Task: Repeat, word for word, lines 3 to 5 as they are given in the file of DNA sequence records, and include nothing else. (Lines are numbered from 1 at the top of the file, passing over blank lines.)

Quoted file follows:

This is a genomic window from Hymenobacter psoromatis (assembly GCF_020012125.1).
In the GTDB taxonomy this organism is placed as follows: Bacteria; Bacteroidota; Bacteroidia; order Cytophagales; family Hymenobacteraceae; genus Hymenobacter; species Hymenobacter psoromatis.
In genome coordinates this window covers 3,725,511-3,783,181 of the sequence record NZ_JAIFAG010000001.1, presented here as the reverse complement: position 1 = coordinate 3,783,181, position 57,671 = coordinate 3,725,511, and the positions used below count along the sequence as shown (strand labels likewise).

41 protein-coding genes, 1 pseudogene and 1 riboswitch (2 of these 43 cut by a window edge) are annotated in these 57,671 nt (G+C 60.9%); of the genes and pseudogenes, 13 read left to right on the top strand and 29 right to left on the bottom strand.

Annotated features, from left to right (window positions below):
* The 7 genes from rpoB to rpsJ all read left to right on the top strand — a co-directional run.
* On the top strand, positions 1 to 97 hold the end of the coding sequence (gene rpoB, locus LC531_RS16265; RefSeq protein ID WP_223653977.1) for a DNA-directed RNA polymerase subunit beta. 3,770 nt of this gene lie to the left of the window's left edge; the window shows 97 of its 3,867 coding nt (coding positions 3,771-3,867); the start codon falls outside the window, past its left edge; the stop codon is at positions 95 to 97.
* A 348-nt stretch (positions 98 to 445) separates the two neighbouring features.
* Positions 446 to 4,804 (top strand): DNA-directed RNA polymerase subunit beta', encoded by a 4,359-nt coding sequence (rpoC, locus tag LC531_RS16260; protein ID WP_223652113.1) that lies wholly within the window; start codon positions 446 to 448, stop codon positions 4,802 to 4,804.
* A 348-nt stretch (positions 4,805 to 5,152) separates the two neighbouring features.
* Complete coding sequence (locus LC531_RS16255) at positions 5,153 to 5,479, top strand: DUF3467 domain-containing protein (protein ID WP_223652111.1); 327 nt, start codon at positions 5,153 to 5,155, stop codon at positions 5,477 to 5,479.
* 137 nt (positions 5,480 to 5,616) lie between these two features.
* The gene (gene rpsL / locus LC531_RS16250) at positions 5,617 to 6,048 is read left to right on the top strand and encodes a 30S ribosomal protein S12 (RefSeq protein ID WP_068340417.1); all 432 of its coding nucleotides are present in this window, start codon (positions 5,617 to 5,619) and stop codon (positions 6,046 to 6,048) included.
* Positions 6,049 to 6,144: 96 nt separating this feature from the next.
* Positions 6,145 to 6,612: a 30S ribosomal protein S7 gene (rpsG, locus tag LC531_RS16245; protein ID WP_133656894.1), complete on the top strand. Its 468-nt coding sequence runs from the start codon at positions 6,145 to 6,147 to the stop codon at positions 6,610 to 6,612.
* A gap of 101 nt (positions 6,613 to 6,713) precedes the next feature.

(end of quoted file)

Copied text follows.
In genome coordinates this window covers 3,725,511-3,783,181 of the sequence record NZ_JAIFAG010000001.1, presented here as the reverse complement: position 1 = coordinate 3,783,181, position 57,671 = coordinate 3,725,511, and the positions used below count along the sequence as shown (strand labels likewise).

41 protein-coding genes, 1 pseudogene and 1 riboswitch (2 of these 43 cut by a window edge) are annotated in these 57,671 nt (G+C 60.9%); of the genes and pseudogenes, 13 read left to right on the top strand and 29 right to left on the bottom strand.

Annotated features, from left to right (window positions below):